In the wake of the clustered infections at Xinfadi market, Zhou Yuqing, deputy head of Fengtai district, Wang Hua, Party chief of the Huaxiang subdistrict in Fengtai, and Zhang Yuelin, head of Xinfadi market were removed from their posts. Zhou became the first district-level deputy head in Beijing who was punished due to failed epidemic prevention work.
Top-down officials have already drawn lessons from epidemic prevention work over the past few months, which also guaranteed the community-level implementation of strict and effective prevention measures in fending off the rebound.
The precision and rapid response in prevention and control work that Beijing is undertaking now won't affect the overall prevention and control strategy nationwide, which should be normal prevention and control throughout the country in the future, Zhang Wenhong said. It would be wise to allow the epidemic reach close to zero infections while resuming normality, Zhang said.
While some experts lauded Beijing's reaction being faster than that of Wuhan, it was still hard to make any prediction for whether the second wave would come, as the virus transmission route may be abnormal within which the virus could be transmitted through contaminated objects.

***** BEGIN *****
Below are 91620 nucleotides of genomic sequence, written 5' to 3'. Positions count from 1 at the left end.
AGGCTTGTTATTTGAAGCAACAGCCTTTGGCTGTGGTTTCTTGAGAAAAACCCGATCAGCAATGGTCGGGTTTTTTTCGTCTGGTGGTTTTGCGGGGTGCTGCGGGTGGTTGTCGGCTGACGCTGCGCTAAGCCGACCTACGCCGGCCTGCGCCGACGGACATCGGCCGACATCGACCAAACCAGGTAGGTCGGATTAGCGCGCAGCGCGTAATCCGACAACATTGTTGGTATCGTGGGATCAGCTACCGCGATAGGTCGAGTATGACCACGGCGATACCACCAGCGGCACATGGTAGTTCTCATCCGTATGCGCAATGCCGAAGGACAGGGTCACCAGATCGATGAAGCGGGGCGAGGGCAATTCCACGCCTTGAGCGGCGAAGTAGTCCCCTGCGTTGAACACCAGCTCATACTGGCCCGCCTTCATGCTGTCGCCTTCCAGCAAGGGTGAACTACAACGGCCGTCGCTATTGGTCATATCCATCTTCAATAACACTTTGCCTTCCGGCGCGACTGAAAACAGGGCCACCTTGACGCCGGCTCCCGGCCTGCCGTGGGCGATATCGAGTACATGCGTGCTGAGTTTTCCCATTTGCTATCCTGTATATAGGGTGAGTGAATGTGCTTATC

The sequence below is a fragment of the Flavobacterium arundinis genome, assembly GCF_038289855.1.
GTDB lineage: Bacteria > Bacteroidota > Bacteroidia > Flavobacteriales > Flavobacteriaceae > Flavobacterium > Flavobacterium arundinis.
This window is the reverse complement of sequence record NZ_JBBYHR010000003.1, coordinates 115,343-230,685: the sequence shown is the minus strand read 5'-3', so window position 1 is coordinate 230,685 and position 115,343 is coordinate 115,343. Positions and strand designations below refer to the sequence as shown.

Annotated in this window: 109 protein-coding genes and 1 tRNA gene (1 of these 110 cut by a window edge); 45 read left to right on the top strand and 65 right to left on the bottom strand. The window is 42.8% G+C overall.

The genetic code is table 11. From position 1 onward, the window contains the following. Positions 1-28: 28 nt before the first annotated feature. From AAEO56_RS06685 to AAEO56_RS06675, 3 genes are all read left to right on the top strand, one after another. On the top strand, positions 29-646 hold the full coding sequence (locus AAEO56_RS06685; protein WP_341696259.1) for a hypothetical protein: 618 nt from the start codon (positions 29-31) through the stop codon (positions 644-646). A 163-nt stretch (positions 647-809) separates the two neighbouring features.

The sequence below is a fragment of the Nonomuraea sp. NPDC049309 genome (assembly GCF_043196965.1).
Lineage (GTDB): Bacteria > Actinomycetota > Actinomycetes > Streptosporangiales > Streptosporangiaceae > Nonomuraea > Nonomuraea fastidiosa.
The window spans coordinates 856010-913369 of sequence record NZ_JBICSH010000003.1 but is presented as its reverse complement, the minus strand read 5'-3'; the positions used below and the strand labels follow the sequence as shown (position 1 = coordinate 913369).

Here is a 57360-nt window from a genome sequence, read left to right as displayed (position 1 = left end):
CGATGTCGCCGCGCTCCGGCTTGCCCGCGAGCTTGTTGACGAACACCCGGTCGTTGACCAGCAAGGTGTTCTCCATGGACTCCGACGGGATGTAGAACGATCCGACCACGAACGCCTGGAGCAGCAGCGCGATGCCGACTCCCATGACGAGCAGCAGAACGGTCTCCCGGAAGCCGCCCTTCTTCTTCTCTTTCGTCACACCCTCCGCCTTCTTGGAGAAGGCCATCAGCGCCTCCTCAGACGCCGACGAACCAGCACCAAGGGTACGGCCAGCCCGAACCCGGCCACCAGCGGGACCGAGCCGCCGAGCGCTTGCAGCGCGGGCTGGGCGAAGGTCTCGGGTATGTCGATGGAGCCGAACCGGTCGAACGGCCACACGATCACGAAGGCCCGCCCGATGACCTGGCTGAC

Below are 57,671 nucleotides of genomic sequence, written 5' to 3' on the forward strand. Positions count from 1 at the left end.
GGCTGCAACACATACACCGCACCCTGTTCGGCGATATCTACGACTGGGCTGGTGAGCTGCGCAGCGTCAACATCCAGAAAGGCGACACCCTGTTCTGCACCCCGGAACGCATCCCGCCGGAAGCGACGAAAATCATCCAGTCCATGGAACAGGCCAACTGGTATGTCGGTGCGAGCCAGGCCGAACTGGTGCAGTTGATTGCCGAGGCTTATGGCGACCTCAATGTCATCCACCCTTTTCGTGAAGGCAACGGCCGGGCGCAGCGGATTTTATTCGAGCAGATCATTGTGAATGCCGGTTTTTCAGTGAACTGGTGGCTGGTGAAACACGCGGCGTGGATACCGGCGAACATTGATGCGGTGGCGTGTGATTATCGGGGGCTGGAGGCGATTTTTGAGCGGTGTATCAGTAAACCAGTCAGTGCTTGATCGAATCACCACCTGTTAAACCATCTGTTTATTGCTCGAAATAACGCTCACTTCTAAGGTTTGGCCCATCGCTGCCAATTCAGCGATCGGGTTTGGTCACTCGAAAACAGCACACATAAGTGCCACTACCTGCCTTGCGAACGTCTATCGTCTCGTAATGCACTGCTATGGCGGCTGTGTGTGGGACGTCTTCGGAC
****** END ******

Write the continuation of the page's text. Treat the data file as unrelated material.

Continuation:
"Our major focus amid previous outbreaks was on human-to-human transmission, but this time it is on the contaminated environments or objects," Wang said.
The next three days will be critical for Beijing to handle the epidemic. The number of cases reported by Beijing in the last three days indicates to an overall evolution of the epidemic, Wu said, noting that if there isn't any significant increase over the next few days, the situation will be controlled on a certain scale.
Some experts also predicted that the next 20 to 30 days would be very crucial for Beijing to decide on whether to further raise its epidemic response level while the public is also advised to take precautions including wearing masks and washing hands frequently.